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U.S. Finds It's Getting Crowded Out There
Dominance in Space Slips as Other Nations Step Up Efforts

By Marc Kaufman
Washington Post Staff Writer
Wednesday, July 9, 2008

China plans to conduct its first spacewalk in October. The European Space Agency is building a roving robot to land on Mars. India recently launched a record 10 satellites into space on a single rocket.

Space, like Earth below, is globalizing. And as it does, America's long-held superiority in exploring, exploiting and commercializing "the final frontier" is slipping away, many experts believe.

Although the United States remains dominant in most space-related fields -- and owns half the military satellites currently orbiting Earth -- experts say the nation's superiority is diminishing, and many other nations are expanding their civilian and commercial space capabilities at a far faster pace.

"We spent many tens of billions of dollars during the Apollo era to purchase a commanding lead in space over all nations on Earth," said NASA Administrator Michael D. Griffin, who said his agency's budget is down by 20 percent in inflation-adjusted terms since 1992.

"We've been living off the fruit of that purchase for 40 years and have not . . . chosen to invest at a level that would preserve that commanding lead."

In a recent in-depth study of international space competitiveness, the technology consulting firm Futron of Bethesda found that the globalizing of space is unfolding more broadly and quickly than most Americans realize. "Systemic and competitive forces threaten U.S. space leadership," company president Joseph Fuller Jr. concluded.

Six separate nations and the European Space Agency are now capable of sending sophisticated satellites and spacecraft into orbit -- and more are on the way. New rockets, satellites and spacecraft are being planned to carry Chinese, Russian, European and Indian astronauts to the moon, to turn Israel into a center for launching minuscule "nanosatellites," and to allow Japan and the Europeans to explore the solar system and beyond with unmanned probes as sophisticated as NASA's.

While the United States has been making incremental progress in space, its global rivals have been taking the giant steps that once defined NASA:

· Following China's lead, India has announced ambitious plans for a manned space program, and in November the European Union will probably approve a proposal to collaborate on a manned space effort with Russia. Russia will soon launch rockets from a base in South America under an agreement with the European company Arianespace, whose main launch facility is in Kourou, French Guiana.

· Japan and China both have satellites circling the moon, and India and Russia are also working on lunar orbiters. NASA will launch a lunar reconnaissance mission this year, but many analysts believe the Chinese will be the first to return astronauts to the moon.

· The United States is largely out of the business of launching satellites for other nations, something the Russians, Indians, Chinese and Arianespace do regularly. Their clients include Nigeria, Singapore, Brazil, Israel and others. The 17-nation European Space Agency (ESA) and China are also cooperating on commercial ventures, including a rival to the U.S. space-based Global Positioning System.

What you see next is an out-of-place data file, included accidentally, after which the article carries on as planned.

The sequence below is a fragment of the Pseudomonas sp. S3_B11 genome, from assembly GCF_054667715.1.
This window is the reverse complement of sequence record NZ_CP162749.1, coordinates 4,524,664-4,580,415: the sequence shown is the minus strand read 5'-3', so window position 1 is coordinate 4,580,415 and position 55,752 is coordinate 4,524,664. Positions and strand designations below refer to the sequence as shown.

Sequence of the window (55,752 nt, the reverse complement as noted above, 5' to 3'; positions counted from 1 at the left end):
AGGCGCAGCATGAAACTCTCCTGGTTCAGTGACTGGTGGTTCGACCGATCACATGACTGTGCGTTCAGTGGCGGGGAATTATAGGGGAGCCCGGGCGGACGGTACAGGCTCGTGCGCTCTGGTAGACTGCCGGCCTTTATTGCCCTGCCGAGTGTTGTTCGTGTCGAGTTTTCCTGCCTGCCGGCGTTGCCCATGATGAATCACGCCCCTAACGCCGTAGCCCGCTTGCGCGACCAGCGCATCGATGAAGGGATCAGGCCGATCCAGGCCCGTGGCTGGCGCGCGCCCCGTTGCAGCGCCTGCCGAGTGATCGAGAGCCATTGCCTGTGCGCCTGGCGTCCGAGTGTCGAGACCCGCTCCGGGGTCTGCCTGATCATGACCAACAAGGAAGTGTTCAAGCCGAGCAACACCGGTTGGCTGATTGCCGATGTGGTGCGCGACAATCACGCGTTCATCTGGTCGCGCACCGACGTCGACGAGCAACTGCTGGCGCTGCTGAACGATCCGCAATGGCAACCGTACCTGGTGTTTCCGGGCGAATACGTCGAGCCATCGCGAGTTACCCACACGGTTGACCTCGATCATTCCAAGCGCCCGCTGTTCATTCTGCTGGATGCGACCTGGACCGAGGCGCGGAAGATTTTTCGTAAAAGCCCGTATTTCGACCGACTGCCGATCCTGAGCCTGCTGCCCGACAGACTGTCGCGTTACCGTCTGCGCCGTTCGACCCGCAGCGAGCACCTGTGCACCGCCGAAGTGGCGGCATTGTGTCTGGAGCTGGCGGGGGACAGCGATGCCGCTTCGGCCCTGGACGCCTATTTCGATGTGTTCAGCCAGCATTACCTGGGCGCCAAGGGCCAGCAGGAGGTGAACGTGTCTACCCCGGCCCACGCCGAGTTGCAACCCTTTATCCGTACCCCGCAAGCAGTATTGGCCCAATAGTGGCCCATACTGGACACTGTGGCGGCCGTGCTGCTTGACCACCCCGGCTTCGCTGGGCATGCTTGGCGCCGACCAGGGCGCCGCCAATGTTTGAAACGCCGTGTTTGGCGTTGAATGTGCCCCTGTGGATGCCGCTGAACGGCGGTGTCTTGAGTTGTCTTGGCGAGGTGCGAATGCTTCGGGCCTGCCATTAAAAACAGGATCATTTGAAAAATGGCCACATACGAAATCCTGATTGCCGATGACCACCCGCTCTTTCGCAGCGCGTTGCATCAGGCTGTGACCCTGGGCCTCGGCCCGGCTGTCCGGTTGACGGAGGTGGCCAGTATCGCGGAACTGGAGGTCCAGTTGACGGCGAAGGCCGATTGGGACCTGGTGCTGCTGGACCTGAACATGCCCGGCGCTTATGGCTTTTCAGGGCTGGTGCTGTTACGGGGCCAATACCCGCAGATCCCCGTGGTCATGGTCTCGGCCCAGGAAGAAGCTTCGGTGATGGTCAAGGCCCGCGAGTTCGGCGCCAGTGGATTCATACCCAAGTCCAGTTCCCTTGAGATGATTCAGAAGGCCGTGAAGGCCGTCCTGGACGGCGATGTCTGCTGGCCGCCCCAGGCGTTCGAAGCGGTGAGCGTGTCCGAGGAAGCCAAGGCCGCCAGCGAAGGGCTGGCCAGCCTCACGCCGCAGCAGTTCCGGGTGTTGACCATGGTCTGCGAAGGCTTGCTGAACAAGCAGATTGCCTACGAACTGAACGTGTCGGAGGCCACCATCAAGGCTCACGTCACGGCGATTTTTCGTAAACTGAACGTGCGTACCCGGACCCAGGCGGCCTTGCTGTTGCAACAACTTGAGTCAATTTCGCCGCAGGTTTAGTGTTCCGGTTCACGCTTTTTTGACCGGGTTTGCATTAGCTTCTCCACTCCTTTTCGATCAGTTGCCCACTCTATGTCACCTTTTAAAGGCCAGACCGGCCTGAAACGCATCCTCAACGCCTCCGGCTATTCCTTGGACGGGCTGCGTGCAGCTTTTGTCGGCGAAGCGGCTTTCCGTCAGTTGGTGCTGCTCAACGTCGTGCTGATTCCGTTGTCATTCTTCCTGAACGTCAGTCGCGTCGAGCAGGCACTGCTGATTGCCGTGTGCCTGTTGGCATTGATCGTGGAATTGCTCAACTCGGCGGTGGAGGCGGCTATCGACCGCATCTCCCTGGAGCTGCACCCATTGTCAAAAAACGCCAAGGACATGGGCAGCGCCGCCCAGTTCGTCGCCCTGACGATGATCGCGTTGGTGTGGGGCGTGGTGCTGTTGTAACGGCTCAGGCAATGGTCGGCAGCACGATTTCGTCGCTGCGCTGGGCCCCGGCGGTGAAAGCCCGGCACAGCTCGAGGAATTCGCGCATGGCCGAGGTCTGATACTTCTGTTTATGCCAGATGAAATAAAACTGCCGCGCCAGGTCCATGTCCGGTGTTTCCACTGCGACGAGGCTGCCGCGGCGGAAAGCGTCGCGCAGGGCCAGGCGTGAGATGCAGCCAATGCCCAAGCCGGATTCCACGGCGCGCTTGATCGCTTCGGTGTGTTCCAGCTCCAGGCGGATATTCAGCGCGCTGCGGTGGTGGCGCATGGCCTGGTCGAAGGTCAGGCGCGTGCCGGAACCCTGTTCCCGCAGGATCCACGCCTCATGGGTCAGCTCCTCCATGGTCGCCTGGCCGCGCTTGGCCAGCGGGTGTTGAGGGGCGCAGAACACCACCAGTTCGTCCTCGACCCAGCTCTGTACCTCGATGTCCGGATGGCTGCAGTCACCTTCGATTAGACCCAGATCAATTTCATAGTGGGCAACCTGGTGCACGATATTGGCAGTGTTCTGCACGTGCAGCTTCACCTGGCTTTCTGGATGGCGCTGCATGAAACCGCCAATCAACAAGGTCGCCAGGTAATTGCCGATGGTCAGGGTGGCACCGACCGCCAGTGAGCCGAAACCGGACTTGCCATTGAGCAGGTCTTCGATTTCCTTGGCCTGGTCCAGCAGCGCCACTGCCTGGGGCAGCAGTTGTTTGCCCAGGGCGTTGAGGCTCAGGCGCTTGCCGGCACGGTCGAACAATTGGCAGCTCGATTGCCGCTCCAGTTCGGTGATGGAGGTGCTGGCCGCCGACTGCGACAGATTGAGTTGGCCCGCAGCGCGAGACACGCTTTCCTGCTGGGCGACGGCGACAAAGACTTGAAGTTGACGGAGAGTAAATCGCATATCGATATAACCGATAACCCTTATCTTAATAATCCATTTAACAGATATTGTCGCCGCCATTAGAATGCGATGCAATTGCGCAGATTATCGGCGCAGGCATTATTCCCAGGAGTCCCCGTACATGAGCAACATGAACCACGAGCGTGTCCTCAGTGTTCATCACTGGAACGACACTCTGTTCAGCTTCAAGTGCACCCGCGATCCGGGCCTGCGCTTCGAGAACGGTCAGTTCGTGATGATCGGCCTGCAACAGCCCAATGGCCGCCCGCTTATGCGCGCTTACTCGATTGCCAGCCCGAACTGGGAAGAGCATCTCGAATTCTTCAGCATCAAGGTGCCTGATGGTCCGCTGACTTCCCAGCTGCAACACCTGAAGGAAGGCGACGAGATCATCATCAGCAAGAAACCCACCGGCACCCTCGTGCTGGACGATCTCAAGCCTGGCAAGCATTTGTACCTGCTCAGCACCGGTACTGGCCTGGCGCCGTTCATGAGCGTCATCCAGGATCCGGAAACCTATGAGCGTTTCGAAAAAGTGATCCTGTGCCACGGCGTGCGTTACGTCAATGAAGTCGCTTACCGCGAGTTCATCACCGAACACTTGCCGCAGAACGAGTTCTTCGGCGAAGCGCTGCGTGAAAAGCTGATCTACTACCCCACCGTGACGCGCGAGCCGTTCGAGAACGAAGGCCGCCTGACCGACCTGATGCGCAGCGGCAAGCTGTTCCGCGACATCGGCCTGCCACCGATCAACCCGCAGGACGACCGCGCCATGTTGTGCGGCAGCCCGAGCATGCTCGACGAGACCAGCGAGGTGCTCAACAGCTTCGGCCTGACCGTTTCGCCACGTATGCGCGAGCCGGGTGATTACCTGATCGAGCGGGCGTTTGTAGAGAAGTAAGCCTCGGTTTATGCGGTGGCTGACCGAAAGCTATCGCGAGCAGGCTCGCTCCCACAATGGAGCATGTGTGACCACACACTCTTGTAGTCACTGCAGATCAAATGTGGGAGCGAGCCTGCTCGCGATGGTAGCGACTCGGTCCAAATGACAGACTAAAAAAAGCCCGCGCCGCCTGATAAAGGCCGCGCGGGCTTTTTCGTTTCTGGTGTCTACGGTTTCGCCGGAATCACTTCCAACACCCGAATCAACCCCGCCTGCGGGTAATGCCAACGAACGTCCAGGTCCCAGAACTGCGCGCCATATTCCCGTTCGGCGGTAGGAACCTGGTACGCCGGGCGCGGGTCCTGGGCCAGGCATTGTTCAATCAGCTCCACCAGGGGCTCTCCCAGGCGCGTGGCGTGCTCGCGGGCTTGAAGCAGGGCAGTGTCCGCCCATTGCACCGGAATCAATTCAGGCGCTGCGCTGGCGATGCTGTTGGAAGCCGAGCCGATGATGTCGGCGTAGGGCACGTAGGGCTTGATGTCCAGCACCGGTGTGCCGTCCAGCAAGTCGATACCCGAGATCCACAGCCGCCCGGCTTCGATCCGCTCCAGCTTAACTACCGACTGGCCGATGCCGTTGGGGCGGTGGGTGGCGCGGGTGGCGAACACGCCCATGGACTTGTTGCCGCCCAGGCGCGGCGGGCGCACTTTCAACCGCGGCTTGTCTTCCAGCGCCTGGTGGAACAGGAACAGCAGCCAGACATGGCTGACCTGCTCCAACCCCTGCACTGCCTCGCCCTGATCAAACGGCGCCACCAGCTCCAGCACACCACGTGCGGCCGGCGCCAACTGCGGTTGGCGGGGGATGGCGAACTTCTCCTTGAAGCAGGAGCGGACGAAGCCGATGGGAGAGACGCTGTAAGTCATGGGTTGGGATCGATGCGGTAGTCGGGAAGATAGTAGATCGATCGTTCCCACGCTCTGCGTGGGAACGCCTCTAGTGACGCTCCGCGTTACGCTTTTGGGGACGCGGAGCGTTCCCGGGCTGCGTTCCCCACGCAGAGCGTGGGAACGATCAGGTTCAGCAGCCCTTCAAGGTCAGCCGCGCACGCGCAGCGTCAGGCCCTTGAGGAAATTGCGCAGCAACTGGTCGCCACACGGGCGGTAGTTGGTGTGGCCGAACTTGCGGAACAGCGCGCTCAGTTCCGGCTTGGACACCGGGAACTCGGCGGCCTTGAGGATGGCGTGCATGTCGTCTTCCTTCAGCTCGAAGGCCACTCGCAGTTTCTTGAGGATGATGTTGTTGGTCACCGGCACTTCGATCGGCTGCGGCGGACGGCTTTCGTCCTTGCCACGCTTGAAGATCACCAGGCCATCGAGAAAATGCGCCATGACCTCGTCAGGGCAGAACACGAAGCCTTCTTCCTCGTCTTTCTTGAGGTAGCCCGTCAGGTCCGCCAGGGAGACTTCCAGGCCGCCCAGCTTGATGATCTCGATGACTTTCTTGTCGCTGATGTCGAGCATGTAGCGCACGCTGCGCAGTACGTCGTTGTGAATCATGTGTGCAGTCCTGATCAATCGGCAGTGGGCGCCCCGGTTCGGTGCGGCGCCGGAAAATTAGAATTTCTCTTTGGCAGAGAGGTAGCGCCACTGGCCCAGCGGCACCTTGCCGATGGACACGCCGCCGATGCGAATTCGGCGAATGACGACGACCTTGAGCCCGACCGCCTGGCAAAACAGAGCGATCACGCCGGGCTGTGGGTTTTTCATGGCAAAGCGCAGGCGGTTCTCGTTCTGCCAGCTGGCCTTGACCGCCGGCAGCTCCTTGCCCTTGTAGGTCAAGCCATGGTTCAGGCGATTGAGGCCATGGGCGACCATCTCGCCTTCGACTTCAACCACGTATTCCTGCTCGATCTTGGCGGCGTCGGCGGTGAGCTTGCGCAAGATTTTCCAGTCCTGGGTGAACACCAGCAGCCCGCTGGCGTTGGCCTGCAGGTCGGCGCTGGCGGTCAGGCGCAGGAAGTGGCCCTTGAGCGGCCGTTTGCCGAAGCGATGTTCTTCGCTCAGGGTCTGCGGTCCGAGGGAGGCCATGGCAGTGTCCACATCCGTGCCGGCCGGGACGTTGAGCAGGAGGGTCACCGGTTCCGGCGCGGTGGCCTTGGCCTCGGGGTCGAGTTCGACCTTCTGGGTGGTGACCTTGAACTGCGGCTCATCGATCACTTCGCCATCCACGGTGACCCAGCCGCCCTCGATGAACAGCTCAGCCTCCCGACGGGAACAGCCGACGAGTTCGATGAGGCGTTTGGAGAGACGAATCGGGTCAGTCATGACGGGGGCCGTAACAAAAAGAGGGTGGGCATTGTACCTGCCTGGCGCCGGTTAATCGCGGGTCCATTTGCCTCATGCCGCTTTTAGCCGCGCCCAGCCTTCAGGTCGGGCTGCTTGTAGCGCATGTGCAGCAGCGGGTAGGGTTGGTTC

· South Korea, Taiwan and Brazil have plans to quickly develop their space programs and possibly become low-cost satellite launchers. South Korea and Brazil are both developing homegrown rocket and satellite-making capacities.

This explosion in international space capabilities is recent, largely taking place since the turn of the century. While the origins of Indian, Chinese, Japanese, Israeli and European space efforts go back several decades, their capability to pull off highly technical feats -- sending humans into orbit, circling Mars and the moon with unmanned spacecraft, landing on an asteroid and visiting a comet -- are all new developments.

A Different Space Race

In contrast to the Cold War space race between the United States and the former Soviet Union, the global competition today is being driven by national pride, newly earned wealth, a growing cadre of highly educated men and women, and the confidence that achievements in space will bring substantial soft power as well as military benefits. The planet-wide eagerness to join the space-faring club is palpable.

China has sent men into space twice in the past five years and plans another manned mission in October. More than any other country besides the United States, experts say, China has decided that space exploration, and its commercial and military purposes, are as important as the seas once were to the British empire and air power was to the United States.

The Chinese space program began in the 1970s, but it was not until 2003 that astronaut Yang Liwei was blasted into space in a Shenzhou 5 spacecraft, making China one of only three nations to send men into space.

"The Chinese have a carefully thought-out human spaceflight program that will take them up to parity with the United States and Russia," Griffin said. "They're investing to make China a strategic world power second to none -- not so much to become a grand military power, but because deals and advantage flow to world leaders."

Meanwhile, other nations are pushing to increase their space budgets. Ministers from the European Space Agency nations will vote in November on a costly plan to begin a human space program. David Southwood, ESA's director for science, said human space travel has broad support across the continent, and European astronauts who have flown to the space station on U.S. and Russian spacecraft are "extremely popular people" in their home nations. "It seems highly unlikely that Europe as a whole will opt out of putting humans into space," he said.